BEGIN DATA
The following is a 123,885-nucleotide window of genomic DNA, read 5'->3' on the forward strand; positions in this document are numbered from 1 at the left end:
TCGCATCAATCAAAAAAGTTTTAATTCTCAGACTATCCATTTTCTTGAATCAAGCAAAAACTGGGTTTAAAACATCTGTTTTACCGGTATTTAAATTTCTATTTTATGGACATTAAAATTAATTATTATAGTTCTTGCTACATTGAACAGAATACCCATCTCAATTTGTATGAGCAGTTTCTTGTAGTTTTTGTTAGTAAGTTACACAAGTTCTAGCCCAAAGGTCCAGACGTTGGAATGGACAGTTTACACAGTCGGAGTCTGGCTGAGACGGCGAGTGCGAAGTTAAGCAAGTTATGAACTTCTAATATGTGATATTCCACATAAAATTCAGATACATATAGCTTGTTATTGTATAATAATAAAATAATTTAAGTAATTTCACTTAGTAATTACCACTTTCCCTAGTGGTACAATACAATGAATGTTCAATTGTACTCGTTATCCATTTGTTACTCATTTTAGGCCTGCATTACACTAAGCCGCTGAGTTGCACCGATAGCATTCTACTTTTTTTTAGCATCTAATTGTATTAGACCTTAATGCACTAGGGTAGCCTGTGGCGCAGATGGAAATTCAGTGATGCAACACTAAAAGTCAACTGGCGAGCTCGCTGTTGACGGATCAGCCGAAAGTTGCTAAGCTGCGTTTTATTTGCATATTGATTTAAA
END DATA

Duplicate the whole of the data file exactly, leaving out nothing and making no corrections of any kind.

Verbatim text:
The following is a 123,885-nucleotide window of genomic DNA, read 5'->3' on the forward strand; positions in this document are numbered from 1 at the left end:
TCGCATCAATCAAAAAAGTTTTAATTCTCAGACTATCCATTTTCTTGAATCAAGCAAAAACTGGGTTTAAAACATCTGTTTTACCGGTATTTAAATTTCTATTTTATGGACATTAAAATTAATTATTATAGTTCTTGCTACATTGAACAGAATACCCATCTCAATTTGTATGAGCAGTTTCTTGTAGTTTTTGTTAGTAAGTTACACAAGTTCTAGCCCAAAGGTCCAGACGTTGGAATGGACAGTTTACACAGTCGGAGTCTGGCTGAGACGGCGAGTGCGAAGTTAAGCAAGTTATGAACTTCTAATATGTGATATTCCACATAAAATTCAGATACATATAGCTTGTTATTGTATAATAATAAAATAATTTAAGTAATTTCACTTAGTAATTACCACTTTCCCTAGTGGTACAATACAATGAATGTTCAATTGTACTCGTTATCCATTTGTTACTCATTTTAGGCCTGCATTACACTAAGCCGCTGAGTTGCACCGATAGCATTCTACTTTTTTTTAGCATCTAATTGTATTAGACCTTAATGCACTAGGGTAGCCTGTGGCGCAGATGGAAATTCAGTGATGCAACACTAAAAGTCAACTGGCGAGCTCGCTGTTGACGGATCAGCCGAAAGTTGCTAAGCTGCGTTTTATTTGCATATTGATTTAAA